EU debates how and when to start trade talks with Trump

Germany, whose exports of cars and car parts to the United States are worth more than half of the EU total, is keen to press ahead with the trade negotiations. (AFP)
Updated 22 February 2019
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EU debates how and when to start trade talks with Trump

  • The US and Europe ended a stand-off of several months last July
  • The EU is looking now to start negotiations on tariff reductions, possibly including cars

BUCHAREST: European ministers will begin debating on Friday how and when to start trade negotiations with the United States, aware that US President Donald Trump may impose punitive tariffs on EU car imports if the bloc waits too long.
The European Commission has asked the EU’s 28 countries to approve two negotiating mandates so that formal talks can begin. Germany is keen to start as soon as possible, while France is reluctant to engage with Trump.
The United States and Europe ended a stand-off of several months last July, when Trump agreed to hold off on car tariffs while the two sides looked to improve trade ties.
They committed to work toward removing tariffs on “non-auto industrial goods,” discuss ways to agree on product standards to boost trade and increase EU imports of US soybeans and liquefied natural gas.
The EU is looking now to start negotiations on tariff reductions, possibly including cars, as well as a separate set of talks on making it easier for companies to clear their products for sale on both sides of the Atlantic.
The ministers in Romania will face three questions.
The first concerns timing. Germany, whose exports of cars and car parts to the United States are worth more than half of the EU total, is keen to press ahead, but France is hesitant of moving before European Parliament elections in May.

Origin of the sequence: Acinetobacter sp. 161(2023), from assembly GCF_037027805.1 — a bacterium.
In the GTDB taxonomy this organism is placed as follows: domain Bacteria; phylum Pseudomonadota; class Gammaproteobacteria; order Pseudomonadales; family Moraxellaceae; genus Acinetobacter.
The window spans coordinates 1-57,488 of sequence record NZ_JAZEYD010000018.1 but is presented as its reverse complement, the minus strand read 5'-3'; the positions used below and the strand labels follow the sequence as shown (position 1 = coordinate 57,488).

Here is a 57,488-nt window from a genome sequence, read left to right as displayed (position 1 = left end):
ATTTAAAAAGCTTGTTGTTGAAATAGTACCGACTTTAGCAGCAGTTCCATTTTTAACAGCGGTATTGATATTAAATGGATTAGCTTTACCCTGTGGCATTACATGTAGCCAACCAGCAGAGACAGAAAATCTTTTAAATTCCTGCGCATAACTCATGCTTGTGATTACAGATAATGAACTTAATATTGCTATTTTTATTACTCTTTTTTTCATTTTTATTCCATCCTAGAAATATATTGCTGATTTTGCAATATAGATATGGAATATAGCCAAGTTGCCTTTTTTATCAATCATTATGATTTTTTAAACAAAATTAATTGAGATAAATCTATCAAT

The second question is whether to include fisheries, which is technically an industrial good. Some countries, such as France again, are concerned about increased competition in the sector, which is already strained by Brexit.
The third question is what to do about the previous broader “TTIP” negotiations, which drew thousands to streets in Europe in protest. The Commission has insisted the slimmed-down trade deal it is proposing is not a TTIP relaunch. One option to make that clear could be to formally end TTIP.
Industrial good tariffs are already low, at around 4 percent.
However, the Commission has said that removing them would boost EU exports to the United States by 8 percent and US exports to the European Union by 9 percent by 2033, corresponding to extra exports of respectively €27 billion and €26 billion ($29.5 billion).


Apple’s Cook to China: keep opening for sake of global economy

Updated 23 March 2019
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Apple’s Cook to China: keep opening for sake of global economy

  • Cook’s comments come as Apple weathers sinking sales in China
  • Despite official pledges and repeated assurances that China would continue to open its markets

BEIJING: Apple chief executive Tim Cook nudged China on Saturday to open up and said the future would depend on global collaboration, as the United States and China remained locked in a bitter trade dispute.
“We encourage China to continue to open up, we see that as essential, not only for China to reach its full potential, but for the global economy to thrive,” Cook said at a China Development Forum in Beijing.
Despite official pledges and repeated assurances that China would continue to open its markets, some analysts worry that its reform project has slowed or even stalled under President Xi Jinping, who has sought greater control over the economy and a bigger role for state-owned firms at the expense of the private sector.
Cook’s comments come as Apple weathers sinking sales in China because of a contracting smartphone market, increasing pressure from Chinese rivals, and slowing upgrade cycles. The company reported a revenue drop of 26 percent in the greater China region during the quarter ending in December.
Before those results came out, in a January letter to investors, Cook blamed the company’s poor China performance on trade tension between the United States and China, suggesting that pressure on the economy was hurting sales in China.